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AVENTURA (CBSMiami) — For the first time we are seeing images on surveillance tape of a veteran Broward prosecutor who has been charged with shoplifting beauty products at a Publix supermarket.

Aventura Police detectives released the tape late Tuesday afternoon.

They say it shows 56-year-old Stacey Honowitz in the cosmetics aisle Saturday afternoon at the Publix store at 189th St. and Biscayne Boulevard putting nearly $43 worth of beauty products in to her purse while purchasing $124 worth of groceries.

A police report had said she concealed the items in her purse.

The face of a child who is with her is blurred to protect that youngster’s identity.

The tape shows Honowitz spending several minutes in the aisle.

Her attorney Jayne Weintraub had said that Honowitz inadvertently put the items in her purse and did not intent to commit a crime.

The surveillance tape also shows Honowitz at the check-out counter paying for items.

Aventura Police are not commenting about the new surveillance tape.

Honowitz is charged with a misdemeanor and has been suspended while there is an administrative review at the Broward State Attorney’s office. She is using vacation time during the investigation.

Other prosecutors will handle her cases during the review.

On Tuesday night, Weintraub told CBS4’s Carey Codd, “Stacey does not deny putting the cosmetics in her bag. If she had put it in her cart, they would have fallen through. She had every intention of paying at the cashier and simply forgot. It’s being blown out of proportion.”

Honowitz is charged with petit retail theft, which is a misdemeanor. She was released on a promise to appear in court.

On Monday, Broward attorneys who know Honowitz told CBS4’s Peter D’Oench that they were stunned by the allegations.

Defense attorney Glenn Roderman, a former prosecutor, said, “This is so out of character for her 30 years. She is a nationally known expert on sex crimes as they relate to children. She has been on several national shows throughout the U.S. and has always been a guest speaker about the topic which has become so prevalent and relevant. I am totally shocked.”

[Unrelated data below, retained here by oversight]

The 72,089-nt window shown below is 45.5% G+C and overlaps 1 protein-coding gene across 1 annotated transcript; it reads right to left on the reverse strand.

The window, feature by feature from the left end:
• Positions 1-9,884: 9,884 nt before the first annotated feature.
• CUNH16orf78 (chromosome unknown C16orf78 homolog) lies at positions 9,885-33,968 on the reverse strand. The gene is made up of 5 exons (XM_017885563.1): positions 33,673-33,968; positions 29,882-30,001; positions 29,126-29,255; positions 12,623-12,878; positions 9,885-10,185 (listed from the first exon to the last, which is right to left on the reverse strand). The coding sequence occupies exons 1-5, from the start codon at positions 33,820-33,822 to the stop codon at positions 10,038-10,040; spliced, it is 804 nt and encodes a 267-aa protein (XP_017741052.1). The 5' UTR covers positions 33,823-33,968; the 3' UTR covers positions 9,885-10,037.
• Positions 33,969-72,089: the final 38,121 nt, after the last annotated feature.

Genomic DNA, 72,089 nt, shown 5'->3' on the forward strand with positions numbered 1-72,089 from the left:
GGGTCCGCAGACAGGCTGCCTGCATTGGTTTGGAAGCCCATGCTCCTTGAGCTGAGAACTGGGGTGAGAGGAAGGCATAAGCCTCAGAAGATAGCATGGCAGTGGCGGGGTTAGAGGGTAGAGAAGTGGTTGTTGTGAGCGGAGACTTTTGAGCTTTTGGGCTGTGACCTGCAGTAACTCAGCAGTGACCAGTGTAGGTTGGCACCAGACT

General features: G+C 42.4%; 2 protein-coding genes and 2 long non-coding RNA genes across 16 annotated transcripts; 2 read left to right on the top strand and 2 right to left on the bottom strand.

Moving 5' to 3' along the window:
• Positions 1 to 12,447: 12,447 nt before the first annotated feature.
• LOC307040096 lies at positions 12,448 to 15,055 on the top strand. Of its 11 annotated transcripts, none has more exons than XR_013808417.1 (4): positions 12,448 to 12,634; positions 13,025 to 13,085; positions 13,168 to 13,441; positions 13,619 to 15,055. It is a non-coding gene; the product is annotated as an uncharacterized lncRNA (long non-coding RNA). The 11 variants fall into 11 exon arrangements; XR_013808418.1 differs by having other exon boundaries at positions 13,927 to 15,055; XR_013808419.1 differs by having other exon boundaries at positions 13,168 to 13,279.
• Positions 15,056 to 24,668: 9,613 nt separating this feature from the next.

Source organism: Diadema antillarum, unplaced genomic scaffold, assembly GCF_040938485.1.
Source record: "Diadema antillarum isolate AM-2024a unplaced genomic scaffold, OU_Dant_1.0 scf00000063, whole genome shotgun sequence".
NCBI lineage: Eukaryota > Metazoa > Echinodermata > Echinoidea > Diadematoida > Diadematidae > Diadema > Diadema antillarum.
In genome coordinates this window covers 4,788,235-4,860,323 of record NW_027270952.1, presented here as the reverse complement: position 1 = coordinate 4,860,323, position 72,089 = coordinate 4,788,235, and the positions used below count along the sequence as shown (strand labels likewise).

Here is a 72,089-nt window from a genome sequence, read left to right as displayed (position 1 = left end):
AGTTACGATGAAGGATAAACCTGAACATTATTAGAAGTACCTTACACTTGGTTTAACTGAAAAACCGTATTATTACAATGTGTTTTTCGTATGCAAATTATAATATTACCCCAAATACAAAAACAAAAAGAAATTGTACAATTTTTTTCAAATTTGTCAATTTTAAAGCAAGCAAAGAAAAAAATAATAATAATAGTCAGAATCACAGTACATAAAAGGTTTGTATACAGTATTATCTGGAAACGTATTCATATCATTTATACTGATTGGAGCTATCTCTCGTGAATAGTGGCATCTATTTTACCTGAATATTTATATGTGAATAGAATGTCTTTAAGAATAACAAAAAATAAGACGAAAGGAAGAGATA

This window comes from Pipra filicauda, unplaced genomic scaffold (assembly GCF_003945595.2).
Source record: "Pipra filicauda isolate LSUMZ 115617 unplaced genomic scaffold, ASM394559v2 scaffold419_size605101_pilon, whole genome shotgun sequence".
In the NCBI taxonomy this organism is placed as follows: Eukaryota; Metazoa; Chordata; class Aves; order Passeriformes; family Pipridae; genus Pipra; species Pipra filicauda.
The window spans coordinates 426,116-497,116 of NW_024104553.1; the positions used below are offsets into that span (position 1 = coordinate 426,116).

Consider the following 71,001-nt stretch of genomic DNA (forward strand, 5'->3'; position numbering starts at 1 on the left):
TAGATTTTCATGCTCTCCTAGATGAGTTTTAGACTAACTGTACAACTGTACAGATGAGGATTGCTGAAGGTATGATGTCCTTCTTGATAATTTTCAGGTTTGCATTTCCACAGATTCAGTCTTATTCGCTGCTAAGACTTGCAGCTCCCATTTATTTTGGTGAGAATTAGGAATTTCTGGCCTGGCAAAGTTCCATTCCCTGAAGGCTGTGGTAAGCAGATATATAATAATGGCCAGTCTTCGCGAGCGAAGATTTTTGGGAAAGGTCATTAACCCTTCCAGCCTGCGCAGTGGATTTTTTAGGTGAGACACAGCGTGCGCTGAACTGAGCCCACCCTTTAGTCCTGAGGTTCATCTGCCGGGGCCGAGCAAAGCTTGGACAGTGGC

Defense attorney Eric Schwartzreich said, “I would be very surprised if the allegations were true. A lot of the time innocent people get arrested because there is a mistake. I have known Stacey Honowitz for over 20 years and have tried cases with her. She is beyond reproach. This is all a surprise to me and I would be shocked if this would be proven to be true and I believe she will be proven innocent.”

Attorney Andrew Coffey, a former Assistant Public Defender, said “I was surprised. I always had a great deal of respect for Stacey. She was always very fair and reasonable. There were never any major issues and I was shocked by this.”

CBS4 News showed the video to South Florida criminal defense attorney Kevin McGill. He is not connected to the case.

McGill said what you don’t see is Honowitz attempting to be surreptitious or shifty in the store.

“There’s no erratic or sneaky behavior that appears to be out of the ordinary,” McGill said. “I don’t think it stands out as an obvious theft case at all.”

In the police report, Aventura Police wrote that “Ms. Honowitz selected three beauty products valued at $42.93 and concealed them in her purse.”

McGill said it’s tough to see on the video but said the word “concealed” seems like a stretch.

“I don’t think that she pushes them down into the bag in an attempt to conceal them,” he said.

McGill did say the one thing that seems unusual on the video is that Honowitz went into her purse at the checkout and didn’t suddenly remember the makeup items.

“You see her at the register pull a wallet or some type of clutch out of the bag,” McGill said. “If the items were not buried in there, presumably she should see those items at the top of the purse when she went to pull the wallet out.”

We also asked criminal defense attorney and former Broward State Attorney Sasha Shulman to look at the video.

In a text message she said, in her view, the video is “extremely weak evidence.”

“There are no blatant attempts to conceal any items,” Shulman said. “Other customers are walking by during what is claimed to be a theft. There is nothing covert about her actions. I don’t see any convincing evidence that the State Attorney’s Office would be compelled to prosecute the case.”

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